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swade said:
Does cold weather affect the performance of a shock? And if so, how cold does it have to be to have an effect?
The damping rates are slower / heavier out the door. If you are descending a bunch the suspension will warm up a bit and run normally but as soon as you slow down and the suspension is working less it will get heavy again. Just think about your muscles...it pretty much acts like that. You will be stiff and slower until you warm up, then you can operate normally.

Even here in So. Cal. it has been colder than normal, roughly it's been right at freezing the last week or so. It was only 34f on my ride in this morning. I am tuning and noticing the settings are heavier than normal right now. I could only imagine when its colder the damping would be even heavier.

Happy Holidays!
MTD
 

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swade said:
Does cold weather affect the performance of a shock? And if so, how cold does it have to be to have an effect?
Yes.
I ride year around and once the temps get down below 40degs i can start to feel the differance and in the teens you'll find your fork/shock feels very sluggish.
You could change to a lighter weight oil for winter riding,i just keep riding.
 

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Discussion Starter · #4 ·
I thought I had been noticing the same thing but wasn't sure if it was just me being cold, slow and out of shape. I'm not worried about changing out the oil, cause I ride much less in the winter anyway. Our dirt around here in KY turns to mud very easily. Lot's of freeze/thaw cycles.

I mainly wanted to make sure I'm not going to harm my shock or fork with cold riding. I don't ride if it's less than 20F.
 

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My DHX coil definately gets more sluggish in the cold. First compression there is quite a lot of stiction but it loosens up as the ride goes on and the oil heats up. When slow climbing over roots the DHX 'clunk' (see old threads on early DHX) returns in the cold too even though I am riding a new shock now.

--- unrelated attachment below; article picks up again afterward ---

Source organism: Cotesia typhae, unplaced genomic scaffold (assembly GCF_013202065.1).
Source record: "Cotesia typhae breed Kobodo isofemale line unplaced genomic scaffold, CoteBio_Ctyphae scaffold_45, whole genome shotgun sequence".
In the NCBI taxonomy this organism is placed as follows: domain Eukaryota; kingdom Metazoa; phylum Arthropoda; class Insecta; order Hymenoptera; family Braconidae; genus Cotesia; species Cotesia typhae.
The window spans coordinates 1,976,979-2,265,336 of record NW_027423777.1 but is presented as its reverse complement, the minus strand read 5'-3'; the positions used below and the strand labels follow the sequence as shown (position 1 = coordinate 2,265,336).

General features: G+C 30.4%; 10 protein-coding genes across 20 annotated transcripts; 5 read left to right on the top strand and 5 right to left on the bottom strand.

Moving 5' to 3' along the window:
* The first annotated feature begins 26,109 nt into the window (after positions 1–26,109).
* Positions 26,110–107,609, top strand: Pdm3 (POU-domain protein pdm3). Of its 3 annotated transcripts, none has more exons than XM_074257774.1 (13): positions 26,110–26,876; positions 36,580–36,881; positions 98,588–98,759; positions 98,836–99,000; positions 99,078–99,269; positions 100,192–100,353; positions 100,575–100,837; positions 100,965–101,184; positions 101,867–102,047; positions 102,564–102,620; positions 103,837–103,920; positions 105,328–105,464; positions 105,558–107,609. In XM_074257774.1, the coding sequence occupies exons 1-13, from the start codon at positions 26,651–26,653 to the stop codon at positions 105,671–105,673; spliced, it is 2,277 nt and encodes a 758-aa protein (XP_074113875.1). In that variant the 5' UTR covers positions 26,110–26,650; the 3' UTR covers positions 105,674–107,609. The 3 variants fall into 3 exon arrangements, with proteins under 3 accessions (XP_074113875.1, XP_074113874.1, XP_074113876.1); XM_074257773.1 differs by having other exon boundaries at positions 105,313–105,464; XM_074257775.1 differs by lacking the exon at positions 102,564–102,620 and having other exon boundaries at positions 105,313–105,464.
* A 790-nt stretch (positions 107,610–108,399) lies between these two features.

My colder rides tend to be more gentle due to the wind chill anyway so I hope I'm not damaging my shock. Coldest I've ridden is 20F too.
 

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It depends entirely on your oil.
Different base oils, different additives and different intended temperature ranges.

The worst oil I found for thickening was something RS was using in their rear shocks around the late 90's. Just above zero it started to feel like an elastomer shock.
Changing to PJ1 (what I was using at the time) made a huge improvement.

I've used PJ1, Silkolene, Maxima, Spectro and Maxima over the years, all performed way better in the cold that whatever RS put in that shock.
 

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dunno about anyone else, but my RP32 gets rather soft when it's cold
Looks like we all missed that one.
The pressure drops in air shocks when they cool down, not a lot but enough to notice if you're looking for it.

I ride coil springs on all but my commuter so I'm mostly immune to it.
 
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